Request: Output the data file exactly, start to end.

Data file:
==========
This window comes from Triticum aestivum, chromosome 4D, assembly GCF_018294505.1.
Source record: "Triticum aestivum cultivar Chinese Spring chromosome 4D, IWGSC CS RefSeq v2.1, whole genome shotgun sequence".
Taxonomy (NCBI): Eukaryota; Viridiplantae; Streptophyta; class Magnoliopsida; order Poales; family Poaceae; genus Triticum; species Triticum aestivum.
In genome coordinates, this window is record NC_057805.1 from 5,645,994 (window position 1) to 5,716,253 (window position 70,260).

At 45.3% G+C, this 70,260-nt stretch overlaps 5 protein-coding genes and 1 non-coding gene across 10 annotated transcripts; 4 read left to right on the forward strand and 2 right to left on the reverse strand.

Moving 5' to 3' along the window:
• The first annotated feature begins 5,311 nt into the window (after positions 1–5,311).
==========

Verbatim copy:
This window comes from Triticum aestivum, chromosome 4D, assembly GCF_018294505.1.
Source record: "Triticum aestivum cultivar Chinese Spring chromosome 4D, IWGSC CS RefSeq v2.1, whole genome shotgun sequence".
Taxonomy (NCBI): Eukaryota; Viridiplantae; Streptophyta; class Magnoliopsida; order Poales; family Poaceae; genus Triticum; species Triticum aestivum.
In genome coordinates, this window is record NC_057805.1 from 5,645,994 (window position 1) to 5,716,253 (window position 70,260).

At 45.3% G+C, this 70,260-nt stretch overlaps 5 protein-coding genes and 1 non-coding gene across 10 annotated transcripts; 4 read left to right on the forward strand and 2 right to left on the reverse strand.

Moving 5' to 3' along the window:
• The first annotated feature begins 5,311 nt into the window (after positions 1–5,311).